Brand extension is a branding strategy that extends products based on recognizing a company’s existing product perception by consumers. The company’s current brand is known as the parent brand and gives birth to sub- brands.
There are two types of brand extensions:
- line extensions
- category extensions
Line extensions expand on a parent brand by offering extended variations in categories they already serve, such as a new flavor of a drink or a new shade in makeup. Category extensions allow companies to venture into different product spheres, such as Fossil watches extending into Fossil clothing.
Branding is how consumers recognize a product apart from similar products. Branding Services can help a company grow from an already established base into new markets. Clothing lines have recently seen a shift in size offerings for women. Before 2018, many popular retailers had limited range or no stock of plus-sized clothing for women. The average American woman wears a size 16 to 18, with many wearing larger sizes. In order to meet the needs of the average consumer, clothing stores such as Walmart and Target, as well as more trendy brands, have begun to offer brands marketed towards plus-sized figures. These line extensions have allowed for growth as more consumers can find clothing that fits their models at these retailers.
Another example of brand extension is Under Armour. This clothing brand began with the “shorty,” a form-fitting shirt designed to wick uncomfortable moisture away from the wearer. After partnerships with athletes and models and being featured in a high grossing movie, “Any Given Sunday,” the brand could expand and offer more athletic ware products such as shoes, workout gear for women, and underwear. These extensions allowed the brand to grow from a company operated from a basement to one that rivals industry giants Nike and Adidas. However, there was a drawback in this case. Quality concerns in the last winter Olympics and with UCLA basketball athletes led to teens, who were the primary demographic losing interest in the brand. This shows that poor image can impact not only the parent brand but also the extensions.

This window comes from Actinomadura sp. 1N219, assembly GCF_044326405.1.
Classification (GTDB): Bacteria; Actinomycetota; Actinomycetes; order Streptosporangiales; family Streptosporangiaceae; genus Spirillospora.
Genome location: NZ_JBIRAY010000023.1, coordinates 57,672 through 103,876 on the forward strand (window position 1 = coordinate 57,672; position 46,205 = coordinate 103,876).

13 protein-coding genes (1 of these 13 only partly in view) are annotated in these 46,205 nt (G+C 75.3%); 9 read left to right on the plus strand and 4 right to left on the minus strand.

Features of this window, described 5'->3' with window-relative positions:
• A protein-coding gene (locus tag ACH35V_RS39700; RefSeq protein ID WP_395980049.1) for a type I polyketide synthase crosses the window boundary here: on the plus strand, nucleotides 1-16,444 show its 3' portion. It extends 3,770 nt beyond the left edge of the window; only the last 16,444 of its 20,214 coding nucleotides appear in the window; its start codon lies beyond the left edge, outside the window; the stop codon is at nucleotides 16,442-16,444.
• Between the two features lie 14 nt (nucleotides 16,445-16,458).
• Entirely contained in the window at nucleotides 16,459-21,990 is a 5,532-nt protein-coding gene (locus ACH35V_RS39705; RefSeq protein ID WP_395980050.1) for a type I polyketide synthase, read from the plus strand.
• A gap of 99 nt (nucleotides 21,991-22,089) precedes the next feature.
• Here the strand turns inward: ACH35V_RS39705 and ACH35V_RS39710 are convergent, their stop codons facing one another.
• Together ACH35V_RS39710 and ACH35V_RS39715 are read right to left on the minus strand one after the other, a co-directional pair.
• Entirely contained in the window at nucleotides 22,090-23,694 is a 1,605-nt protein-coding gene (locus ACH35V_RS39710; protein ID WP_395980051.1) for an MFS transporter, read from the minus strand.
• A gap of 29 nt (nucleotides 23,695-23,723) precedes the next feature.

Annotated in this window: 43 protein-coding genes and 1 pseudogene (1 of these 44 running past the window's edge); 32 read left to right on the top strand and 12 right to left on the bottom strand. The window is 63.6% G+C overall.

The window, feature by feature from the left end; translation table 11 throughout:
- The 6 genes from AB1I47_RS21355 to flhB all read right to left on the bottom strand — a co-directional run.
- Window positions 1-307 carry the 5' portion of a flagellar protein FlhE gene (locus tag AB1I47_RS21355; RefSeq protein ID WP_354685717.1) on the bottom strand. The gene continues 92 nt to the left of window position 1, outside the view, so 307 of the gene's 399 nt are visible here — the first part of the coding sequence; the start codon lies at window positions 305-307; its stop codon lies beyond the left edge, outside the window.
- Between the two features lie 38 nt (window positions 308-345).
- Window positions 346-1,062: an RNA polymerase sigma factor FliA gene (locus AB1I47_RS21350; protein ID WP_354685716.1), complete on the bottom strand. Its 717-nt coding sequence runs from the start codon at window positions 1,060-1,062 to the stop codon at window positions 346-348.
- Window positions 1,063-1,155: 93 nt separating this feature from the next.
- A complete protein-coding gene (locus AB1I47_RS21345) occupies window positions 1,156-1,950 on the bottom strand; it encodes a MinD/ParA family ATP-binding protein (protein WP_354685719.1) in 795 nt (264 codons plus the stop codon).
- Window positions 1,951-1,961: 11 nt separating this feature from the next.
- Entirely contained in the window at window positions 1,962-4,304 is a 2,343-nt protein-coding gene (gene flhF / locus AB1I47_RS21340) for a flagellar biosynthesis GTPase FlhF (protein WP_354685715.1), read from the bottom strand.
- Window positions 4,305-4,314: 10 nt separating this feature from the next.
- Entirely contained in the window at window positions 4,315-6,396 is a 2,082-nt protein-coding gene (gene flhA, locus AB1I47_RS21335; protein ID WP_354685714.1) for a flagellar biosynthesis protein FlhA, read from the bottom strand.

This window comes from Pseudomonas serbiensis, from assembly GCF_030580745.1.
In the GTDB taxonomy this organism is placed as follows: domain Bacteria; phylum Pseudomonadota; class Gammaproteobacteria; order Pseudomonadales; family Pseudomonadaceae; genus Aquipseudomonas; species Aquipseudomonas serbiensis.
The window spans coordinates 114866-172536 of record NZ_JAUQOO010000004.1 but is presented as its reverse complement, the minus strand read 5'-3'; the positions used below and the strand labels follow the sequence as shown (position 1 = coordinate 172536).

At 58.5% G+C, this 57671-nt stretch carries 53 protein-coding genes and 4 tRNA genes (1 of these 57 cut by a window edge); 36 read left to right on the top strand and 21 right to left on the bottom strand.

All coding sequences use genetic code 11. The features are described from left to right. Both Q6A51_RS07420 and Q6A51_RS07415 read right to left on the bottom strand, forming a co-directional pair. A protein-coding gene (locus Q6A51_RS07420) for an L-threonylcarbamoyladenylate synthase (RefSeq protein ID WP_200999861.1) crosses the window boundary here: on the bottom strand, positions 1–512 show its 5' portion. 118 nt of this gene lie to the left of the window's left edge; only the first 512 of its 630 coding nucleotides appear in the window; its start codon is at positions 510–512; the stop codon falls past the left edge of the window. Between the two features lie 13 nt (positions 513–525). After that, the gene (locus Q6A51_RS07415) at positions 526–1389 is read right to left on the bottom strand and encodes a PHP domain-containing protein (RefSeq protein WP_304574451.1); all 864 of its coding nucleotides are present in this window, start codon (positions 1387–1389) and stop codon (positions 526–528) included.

Why Extend a Brand
Brand extensions present many opportunities to benefit a company.
1. It is less expensive to extend a brand than to launch new products
First, it’s far less costly to launch a new product as an extension of a well-known brand than to launch an entirely new brand. Brand extension has built-in consumer awareness and recognition. The brand name’s familiar presence instantly communicates brand promise to consumers based on the existing brand knowledge.
2. Leads to Greater and Faster Successes
This is known as the halo effect, wherein the brand’s established brand promise and brand image carry over to the brand extension automatically. This places the brand extension in a more excellent and faster position than an entirely new brand.
3. Improve Brand Loyalty
Brand extensions can also foster a greater sense of brand loyalty, reaffirming the brand promise and consumer perceptions of the brand and sustaining brand relevance in its existing niche. Extensions can also help to extend and establish a brand’s position in new places.
What Are the Risk Associated with Brand Extensions?
Brand extensions aren’t guaranteed to be successful and can potentially damage the parent brand in some instances.
Sometimes it Just Doesn’t Fit
At times brand extension can tarnish the parent brand’s image by extending into a category that doesn’t fit appropriately with the original brand promise. This can cause consumer confusion. Even the most loyal consumers may then switch to brands that do meet their expectations.
That’s a lesson Jaguar learned after launching the inexpensive Jaguar X-Type. Marketed as a low-end, entry-level Jaguar, Ford believed it would increase Jaguar sales by 200,000 vehicles per year. Unfortunately, the public viewed the cheap Jaguar as a cheap Ford with fancy Jaguar hood ornaments and damaged the brand’s reputation in consumers’ minds. When extending a brand, it’s essential to consider consumer perceptions and fit. Mismatches in perception can quickly turn consumers away.
It is easy to want to capitalize on the success of a brand by extending into other areas. Brand extensions can enable your company to grow in value to consumers when properly executed. However, failing to understand consumer perception and fit when making brand extensions can do more harm than good to the parent brand. Keep these concepts in mind when creating brand extensions, and the choice could help your business grow.